Magnetic Resonance Imaging (MRI)
MRI is a noninvasive technology that produces detailed images of organs and structures within the body. It allows doctors to see the heart as it beats, providing information about both its structure and its function.
However, it is not recommended for pregnant women, because the magnetic energy can raise the temperature of the amniotic fluid.
What is MRI?
MRI is used to clarify the results from other tests, such as echocardiograms or CT scans, to evaluate a variety of heart conditions. It uses radio waves, magnets and computers to create images of organs and tissues. Because MRI imaging doesn’t use ionizing radiation, it doesn’t raise the risk of cancer. However, it is not safe for people who have metal implants, which may be affected by the force of the magnet, or for pregnant women, because the magnetic energy can raise the temperature of the amniotic fluid.
The dye that is injected into a vein to help highlight the heart or blood vessels on the images doesn’t contain iodine, so it is safe for those with iodine allergies or kidney disease. However, there is a slight risk that it may cause an allergic reaction.
What to Expect:
- The IV injection of contrast dye may sting.
- A sedative can help you relax in the confined space.
- The scanner makes a clanging noise as it works.
- You can wear earplugs or listen to music.
- The test will last about an hour.
- You may need a ride home.
Preparing for MRI
You will be asked to fill out a questionnaire asking whether you have any metal implants that might interfere with the exam, and sign a consent form acknowledging and accepting the slight risk posed by the contrast dye. The staff will review your questionnaire to determine whether an MRI is appropriate for you.
Having an MRI
You will be asked to remove any clothing, jewelry, glasses, removable dental work or other objects that may interfere with the procedure, and will be given a gown to wear. You will be helped onto a padded table and may be belted down to prevent movement during the procedure. If your MRI is to be done with contrast, an intravenous (IV) line will be started in the hand or arm for injection of the contrast dye. If you have claustrophobia or difficulty lying still for several minutes, you may need a sedative to relax you during the test.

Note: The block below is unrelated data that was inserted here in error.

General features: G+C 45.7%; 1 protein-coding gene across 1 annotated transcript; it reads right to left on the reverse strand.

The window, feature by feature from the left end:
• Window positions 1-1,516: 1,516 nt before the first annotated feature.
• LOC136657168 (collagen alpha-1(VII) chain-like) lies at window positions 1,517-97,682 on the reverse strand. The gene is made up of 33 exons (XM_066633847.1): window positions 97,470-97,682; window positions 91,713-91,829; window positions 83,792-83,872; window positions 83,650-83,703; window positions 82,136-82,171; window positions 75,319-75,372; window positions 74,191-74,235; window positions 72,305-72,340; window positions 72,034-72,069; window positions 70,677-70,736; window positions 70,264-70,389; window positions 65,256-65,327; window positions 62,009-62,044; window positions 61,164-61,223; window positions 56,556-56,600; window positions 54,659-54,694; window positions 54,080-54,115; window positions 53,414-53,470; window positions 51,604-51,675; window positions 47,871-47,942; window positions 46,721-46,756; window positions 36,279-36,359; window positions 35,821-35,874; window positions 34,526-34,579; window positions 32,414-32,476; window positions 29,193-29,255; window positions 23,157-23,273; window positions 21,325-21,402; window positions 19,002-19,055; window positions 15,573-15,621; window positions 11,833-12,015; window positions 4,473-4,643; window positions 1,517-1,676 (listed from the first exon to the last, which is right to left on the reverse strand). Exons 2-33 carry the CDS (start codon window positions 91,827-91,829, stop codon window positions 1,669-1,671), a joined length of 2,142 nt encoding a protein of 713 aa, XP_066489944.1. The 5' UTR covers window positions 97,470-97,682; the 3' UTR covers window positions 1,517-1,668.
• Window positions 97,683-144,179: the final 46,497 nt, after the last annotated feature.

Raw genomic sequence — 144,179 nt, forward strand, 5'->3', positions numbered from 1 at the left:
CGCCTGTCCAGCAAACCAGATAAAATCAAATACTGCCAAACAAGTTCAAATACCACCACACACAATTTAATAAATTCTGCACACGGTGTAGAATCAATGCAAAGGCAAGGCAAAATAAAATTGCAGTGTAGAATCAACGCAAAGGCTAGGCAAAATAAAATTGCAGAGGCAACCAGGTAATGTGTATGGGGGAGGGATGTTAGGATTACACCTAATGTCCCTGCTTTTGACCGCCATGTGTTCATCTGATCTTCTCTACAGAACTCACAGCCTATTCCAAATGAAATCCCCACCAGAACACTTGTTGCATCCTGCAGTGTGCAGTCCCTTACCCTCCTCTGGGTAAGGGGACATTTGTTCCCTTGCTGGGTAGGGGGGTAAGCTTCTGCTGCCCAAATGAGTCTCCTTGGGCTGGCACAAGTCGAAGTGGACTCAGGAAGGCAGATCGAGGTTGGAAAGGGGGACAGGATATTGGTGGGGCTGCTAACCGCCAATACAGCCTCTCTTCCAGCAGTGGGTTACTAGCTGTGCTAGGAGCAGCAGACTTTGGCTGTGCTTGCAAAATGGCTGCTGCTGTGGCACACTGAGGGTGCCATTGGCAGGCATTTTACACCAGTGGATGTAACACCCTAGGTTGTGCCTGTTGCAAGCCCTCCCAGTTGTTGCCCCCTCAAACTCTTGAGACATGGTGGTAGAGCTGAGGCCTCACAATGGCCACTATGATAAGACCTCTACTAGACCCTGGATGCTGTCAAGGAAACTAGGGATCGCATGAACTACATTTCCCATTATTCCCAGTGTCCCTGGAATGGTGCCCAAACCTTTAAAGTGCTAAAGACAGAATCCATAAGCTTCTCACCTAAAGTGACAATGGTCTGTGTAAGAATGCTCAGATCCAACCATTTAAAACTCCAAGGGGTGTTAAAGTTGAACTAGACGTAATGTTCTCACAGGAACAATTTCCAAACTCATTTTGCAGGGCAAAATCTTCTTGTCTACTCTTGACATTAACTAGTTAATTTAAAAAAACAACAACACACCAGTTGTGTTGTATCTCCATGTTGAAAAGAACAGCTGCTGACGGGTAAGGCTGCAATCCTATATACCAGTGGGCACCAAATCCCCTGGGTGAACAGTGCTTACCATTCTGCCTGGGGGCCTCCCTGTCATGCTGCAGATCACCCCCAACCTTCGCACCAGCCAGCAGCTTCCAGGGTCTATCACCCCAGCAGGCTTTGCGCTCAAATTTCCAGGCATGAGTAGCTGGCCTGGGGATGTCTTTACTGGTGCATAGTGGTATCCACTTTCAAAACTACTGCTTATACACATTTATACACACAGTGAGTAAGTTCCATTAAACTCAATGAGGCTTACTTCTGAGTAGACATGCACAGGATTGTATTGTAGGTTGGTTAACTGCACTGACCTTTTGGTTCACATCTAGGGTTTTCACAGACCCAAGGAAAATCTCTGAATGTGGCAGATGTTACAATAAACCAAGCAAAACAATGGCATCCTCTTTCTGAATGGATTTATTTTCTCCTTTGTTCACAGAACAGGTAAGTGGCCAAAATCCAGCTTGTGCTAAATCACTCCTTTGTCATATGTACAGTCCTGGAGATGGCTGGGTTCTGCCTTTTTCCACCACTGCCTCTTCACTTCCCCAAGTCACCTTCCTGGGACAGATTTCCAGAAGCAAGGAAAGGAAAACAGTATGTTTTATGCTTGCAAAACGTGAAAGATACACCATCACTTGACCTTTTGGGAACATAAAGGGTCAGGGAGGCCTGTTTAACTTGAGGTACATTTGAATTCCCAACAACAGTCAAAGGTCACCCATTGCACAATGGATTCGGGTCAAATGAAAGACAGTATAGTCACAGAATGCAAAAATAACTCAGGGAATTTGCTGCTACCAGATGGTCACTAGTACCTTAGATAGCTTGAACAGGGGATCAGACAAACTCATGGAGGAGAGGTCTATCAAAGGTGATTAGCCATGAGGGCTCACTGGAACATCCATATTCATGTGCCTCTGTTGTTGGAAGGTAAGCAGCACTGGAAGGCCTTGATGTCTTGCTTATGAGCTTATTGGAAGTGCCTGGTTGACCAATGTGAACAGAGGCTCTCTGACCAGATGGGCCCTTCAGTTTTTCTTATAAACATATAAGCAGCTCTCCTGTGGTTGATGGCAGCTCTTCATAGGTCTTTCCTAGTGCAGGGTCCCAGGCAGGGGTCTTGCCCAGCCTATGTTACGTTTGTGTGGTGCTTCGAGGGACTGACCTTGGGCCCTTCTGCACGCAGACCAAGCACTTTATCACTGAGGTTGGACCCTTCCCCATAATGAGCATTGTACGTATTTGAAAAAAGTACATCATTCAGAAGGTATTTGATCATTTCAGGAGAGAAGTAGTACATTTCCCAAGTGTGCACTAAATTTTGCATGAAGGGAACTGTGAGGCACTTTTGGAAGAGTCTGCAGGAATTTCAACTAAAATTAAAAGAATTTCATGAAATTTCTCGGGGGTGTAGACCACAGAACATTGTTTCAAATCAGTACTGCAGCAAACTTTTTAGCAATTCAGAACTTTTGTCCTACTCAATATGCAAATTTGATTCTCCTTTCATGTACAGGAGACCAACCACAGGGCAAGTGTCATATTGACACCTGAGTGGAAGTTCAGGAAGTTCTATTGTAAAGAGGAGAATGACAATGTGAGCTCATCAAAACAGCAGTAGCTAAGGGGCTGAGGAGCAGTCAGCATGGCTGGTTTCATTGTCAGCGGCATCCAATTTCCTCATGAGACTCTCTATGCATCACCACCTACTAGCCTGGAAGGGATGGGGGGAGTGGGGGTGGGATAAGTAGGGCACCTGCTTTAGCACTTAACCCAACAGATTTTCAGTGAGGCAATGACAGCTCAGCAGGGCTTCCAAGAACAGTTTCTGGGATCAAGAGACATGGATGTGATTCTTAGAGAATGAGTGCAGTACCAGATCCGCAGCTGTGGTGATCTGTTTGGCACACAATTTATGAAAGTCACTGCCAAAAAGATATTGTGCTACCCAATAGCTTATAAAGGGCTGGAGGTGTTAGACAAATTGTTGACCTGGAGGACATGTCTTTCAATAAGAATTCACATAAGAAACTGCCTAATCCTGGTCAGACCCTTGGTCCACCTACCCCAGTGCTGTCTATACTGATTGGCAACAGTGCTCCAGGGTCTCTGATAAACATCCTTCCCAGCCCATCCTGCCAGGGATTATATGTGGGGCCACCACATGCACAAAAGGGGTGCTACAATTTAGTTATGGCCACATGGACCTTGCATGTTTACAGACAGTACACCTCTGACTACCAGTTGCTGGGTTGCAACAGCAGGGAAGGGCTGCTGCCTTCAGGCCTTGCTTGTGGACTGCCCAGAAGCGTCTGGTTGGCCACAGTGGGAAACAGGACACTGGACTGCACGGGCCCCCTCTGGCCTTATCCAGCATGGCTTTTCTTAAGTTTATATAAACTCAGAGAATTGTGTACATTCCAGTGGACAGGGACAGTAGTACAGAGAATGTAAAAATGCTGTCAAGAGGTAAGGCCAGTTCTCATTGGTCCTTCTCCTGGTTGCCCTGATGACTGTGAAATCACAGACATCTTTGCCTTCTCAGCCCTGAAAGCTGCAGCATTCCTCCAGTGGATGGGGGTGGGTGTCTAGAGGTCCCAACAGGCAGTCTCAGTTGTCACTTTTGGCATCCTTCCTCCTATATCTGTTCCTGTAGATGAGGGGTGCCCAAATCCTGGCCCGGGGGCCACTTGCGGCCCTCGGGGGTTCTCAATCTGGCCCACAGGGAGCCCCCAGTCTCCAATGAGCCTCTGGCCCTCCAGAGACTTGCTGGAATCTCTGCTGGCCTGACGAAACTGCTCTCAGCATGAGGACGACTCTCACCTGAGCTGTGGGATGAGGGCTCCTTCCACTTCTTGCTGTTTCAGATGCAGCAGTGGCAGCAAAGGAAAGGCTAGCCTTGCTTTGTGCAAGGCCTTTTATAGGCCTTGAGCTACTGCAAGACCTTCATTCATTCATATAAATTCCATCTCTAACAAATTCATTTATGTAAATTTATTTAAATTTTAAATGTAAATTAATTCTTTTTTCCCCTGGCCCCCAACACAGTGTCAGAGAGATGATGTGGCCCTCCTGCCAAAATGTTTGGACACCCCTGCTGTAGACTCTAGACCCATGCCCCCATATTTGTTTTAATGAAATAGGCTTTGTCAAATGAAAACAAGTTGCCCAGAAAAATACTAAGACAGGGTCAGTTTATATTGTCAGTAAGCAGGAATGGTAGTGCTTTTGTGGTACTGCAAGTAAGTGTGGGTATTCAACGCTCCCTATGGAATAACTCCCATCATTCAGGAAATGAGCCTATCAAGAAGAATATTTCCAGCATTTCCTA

The table will slide into the scanner. The technologist will be in another room where the scanner controls are located, but will be able to see you through a window. He or she will be able to talk to you through speakers inside the scanner. You will have a call button so that you can let the technologist know if you have any problems during the procedure. Because the magnet makes a clanging noise as it works, you can wear earplugs or a headset to listen to music or audio during the examination. If you have a condition that makes lying still uncomfortable, you may be given a pain reliever before the procedure. If contrast dye is used for your procedure, you may feel coolness or discomfort when the dye is injected into the IV line, but only for a few moments.
It will be important for you to remain very still during the examination, as any movement could cause distortion and affect the quality of the scan. At intervals, you may be instructed to hold your breath for a few seconds. You will then be told when you can breathe.
The test will last about an hour. Once the scan has been completed, the table will slide out of the scanner and you will be assisted off the table. You should move slowly when getting up from the scanner table to avoid any dizziness or lightheadedness from lying flat for the length of the procedure. If an IV line was inserted for contrast administration, it will be removed. You may be monitored for a period of time for any side effects or reactions to the contrast dye, such as itching, swelling, rash or difficulty breathing. If you took a sedative for the MRI, you may need to rest until you are alert, and will need to avoid driving until the effects have worn off. Otherwise, you won’t need any special care.
Learning Your Results
A cardiac MRI specialist will review the images and report the results to your doctor or cardiologist, who will discuss them with you. It might take up to a week before you know.
Date Last Modified: January 21, 2011
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